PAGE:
Having discussed the problems and prospects of effective execution of judgments and implementation of practice of the European Court of Human Rights, the participants pay attention to the following:

1. Interlaken Declaration (2010) and the corresponding Action Plan states that priority should be given to the full and rapid execution of judgments of the European Court of Human Rights. As highlighted in the Izmir Declaration (2011) and reaffirmed in Brighton Declaration on the Future of the European Court of Human Rights (2012), the viability of the Convention for the Protection of Human Rights and Fundamental Freedoms fall under the joint responsibility of the European Court of Human Rights and States Parties.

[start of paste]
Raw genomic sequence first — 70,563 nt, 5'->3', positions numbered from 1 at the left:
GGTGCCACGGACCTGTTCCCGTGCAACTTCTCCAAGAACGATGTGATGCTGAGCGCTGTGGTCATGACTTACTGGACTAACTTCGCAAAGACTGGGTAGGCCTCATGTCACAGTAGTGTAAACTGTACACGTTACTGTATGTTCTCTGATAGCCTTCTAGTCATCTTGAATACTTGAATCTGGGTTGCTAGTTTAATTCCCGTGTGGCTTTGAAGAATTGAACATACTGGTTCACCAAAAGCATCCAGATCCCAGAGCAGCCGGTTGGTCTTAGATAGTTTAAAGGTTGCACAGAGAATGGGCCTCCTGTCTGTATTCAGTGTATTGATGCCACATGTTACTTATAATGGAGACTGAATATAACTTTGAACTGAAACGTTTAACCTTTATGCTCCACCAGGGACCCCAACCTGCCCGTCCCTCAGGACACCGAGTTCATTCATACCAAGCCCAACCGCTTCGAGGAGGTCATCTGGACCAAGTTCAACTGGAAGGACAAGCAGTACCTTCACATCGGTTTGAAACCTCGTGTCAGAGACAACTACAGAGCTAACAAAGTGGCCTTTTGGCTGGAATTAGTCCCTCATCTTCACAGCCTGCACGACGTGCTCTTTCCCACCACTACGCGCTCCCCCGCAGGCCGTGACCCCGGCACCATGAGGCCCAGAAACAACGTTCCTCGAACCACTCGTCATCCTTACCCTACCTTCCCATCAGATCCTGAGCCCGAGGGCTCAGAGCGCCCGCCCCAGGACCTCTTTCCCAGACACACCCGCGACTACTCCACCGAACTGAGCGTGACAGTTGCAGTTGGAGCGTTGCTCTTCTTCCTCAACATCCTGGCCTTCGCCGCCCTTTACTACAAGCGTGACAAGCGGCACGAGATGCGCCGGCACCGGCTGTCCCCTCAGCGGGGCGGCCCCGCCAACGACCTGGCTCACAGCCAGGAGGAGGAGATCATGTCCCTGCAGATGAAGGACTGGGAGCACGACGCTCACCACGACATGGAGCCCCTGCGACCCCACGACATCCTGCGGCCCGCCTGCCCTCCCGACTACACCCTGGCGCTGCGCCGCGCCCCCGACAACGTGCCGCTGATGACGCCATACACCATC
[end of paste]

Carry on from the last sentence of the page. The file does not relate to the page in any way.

2. Taking into account the findings of the PACE Committee on Legal Affairs and Human Rights that: problems encountered by the Court's judgments, are significant and complex in nature, their solutions can sometimes go beyond the performance of a particular decision and can only be achieved by creating comprehensive strategy agreed at the highest political level, any delay in making such a strategy should be subject to scrutiny and oversight by the Parliament, which must have the power to force the Government to address these issues on a priority basis.

Participants of the Conference, noting the need to conduct an annual forum to discuss issues of legal ensuring of the effective execution of judgments and implementation of practice of the European Court of Human Rights, assume:

1. The question of implementation of the ECtHR’s practice and execution of its judgments are interrelated, their solution requires the adoption of comprehensive measures both at the national legislative level and at the national level of law enforcement, implementation of these measures requires a scientific support.